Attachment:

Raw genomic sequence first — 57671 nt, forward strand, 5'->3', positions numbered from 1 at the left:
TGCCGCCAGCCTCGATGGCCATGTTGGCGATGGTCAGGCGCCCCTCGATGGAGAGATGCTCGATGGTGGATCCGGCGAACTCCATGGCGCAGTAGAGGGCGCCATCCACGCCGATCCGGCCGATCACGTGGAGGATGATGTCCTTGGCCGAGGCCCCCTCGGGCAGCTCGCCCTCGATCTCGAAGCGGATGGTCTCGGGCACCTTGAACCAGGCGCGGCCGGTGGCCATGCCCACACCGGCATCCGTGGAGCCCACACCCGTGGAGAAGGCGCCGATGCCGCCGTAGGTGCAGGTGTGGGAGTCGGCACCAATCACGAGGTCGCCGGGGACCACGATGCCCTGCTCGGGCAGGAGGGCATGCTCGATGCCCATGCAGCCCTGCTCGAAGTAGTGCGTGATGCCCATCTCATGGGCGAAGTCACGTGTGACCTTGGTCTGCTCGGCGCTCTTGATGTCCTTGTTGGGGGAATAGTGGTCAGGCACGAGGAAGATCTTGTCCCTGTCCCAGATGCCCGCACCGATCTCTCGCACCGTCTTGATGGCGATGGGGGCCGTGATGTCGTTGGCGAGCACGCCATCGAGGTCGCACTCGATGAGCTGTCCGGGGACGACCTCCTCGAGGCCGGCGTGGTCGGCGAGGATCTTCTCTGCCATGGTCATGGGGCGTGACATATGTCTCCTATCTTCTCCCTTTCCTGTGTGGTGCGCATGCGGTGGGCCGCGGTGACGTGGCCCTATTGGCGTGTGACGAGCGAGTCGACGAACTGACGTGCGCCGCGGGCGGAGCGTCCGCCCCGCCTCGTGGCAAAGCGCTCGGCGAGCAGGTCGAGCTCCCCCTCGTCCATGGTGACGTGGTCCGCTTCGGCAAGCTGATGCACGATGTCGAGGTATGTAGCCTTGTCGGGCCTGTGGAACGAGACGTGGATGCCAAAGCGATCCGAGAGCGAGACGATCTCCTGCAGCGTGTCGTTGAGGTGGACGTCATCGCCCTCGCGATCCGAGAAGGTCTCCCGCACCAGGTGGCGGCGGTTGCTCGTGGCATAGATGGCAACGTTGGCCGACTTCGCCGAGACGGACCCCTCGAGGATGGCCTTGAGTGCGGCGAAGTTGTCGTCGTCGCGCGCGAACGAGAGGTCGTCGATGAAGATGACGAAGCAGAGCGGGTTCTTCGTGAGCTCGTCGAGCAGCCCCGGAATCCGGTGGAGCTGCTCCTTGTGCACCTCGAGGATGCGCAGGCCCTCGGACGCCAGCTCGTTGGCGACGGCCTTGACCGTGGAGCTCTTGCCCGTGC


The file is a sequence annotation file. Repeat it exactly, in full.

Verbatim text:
Raw genomic sequence first — 57671 nt, forward strand, 5'->3', positions numbered from 1 at the left:
TGCCGCCAGCCTCGATGGCCATGTTGGCGATGGTCAGGCGCCCCTCGATGGAGAGATGCTCGATGGTGGATCCGGCGAACTCCATGGCGCAGTAGAGGGCGCCATCCACGCCGATCCGGCCGATCACGTGGAGGATGATGTCCTTGGCCGAGGCCCCCTCGGGCAGCTCGCCCTCGATCTCGAAGCGGATGGTCTCGGGCACCTTGAACCAGGCGCGGCCGGTGGCCATGCCCACACCGGCATCCGTGGAGCCCACACCCGTGGAGAAGGCGCCGATGCCGCCGTAGGTGCAGGTGTGGGAGTCGGCACCAATCACGAGGTCGCCGGGGACCACGATGCCCTGCTCGGGCAGGAGGGCATGCTCGATGCCCATGCAGCCCTGCTCGAAGTAGTGCGTGATGCCCATCTCATGGGCGAAGTCACGTGTGACCTTGGTCTGCTCGGCGCTCTTGATGTCCTTGTTGGGGGAATAGTGGTCAGGCACGAGGAAGATCTTGTCCCTGTCCCAGATGCCCGCACCGATCTCTCGCACCGTCTTGATGGCGATGGGGGCCGTGATGTCGTTGGCGAGCACGCCATCGAGGTCGCACTCGATGAGCTGTCCGGGGACGACCTCCTCGAGGCCGGCGTGGTCGGCGAGGATCTTCTCTGCCATGGTCATGGGGCGTGACATATGTCTCCTATCTTCTCCCTTTCCTGTGTGGTGCGCATGCGGTGGGCCGCGGTGACGTGGCCCTATTGGCGTGTGACGAGCGAGTCGACGAACTGACGTGCGCCGCGGGCGGAGCGTCCGCCCCGCCTCGTGGCAAAGCGCTCGGCGAGCAGGTCGAGCTCCCCCTCGTCCATGGTGACGTGGTCCGCTTCGGCAAGCTGATGCACGATGTCGAGGTATGTAGCCTTGTCGGGCCTGTGGAACGAGACGTGGATGCCAAAGCGATCCGAGAGCGAGACGATCTCCTGCAGCGTGTCGTTGAGGTGGACGTCATCGCCCTCGCGATCCGAGAAGGTCTCCCGCACCAGGTGGCGGCGGTTGCTCGTGGCATAGATGGCAACGTTGGCCGACTTCGCCGAGACGGACCCCTCGAGGATGGCCTTGAGTGCGGCGAAGTTGTCGTCGTCGCGCGCGAACGAGAGGTCGTCGATGAAGATGACGAAGCAGAGCGGGTTCTTCGTGAGCTCGTCGAGCAGCCCCGGAATCCGGTGGAGCTGCTCCTTGTGCACCTCGAGGATGCGCAGGCCCTCGGACGCCAGCTCGTTGGCGACGGCCTTGACCGTGGAGCTCTTGCCCGTGC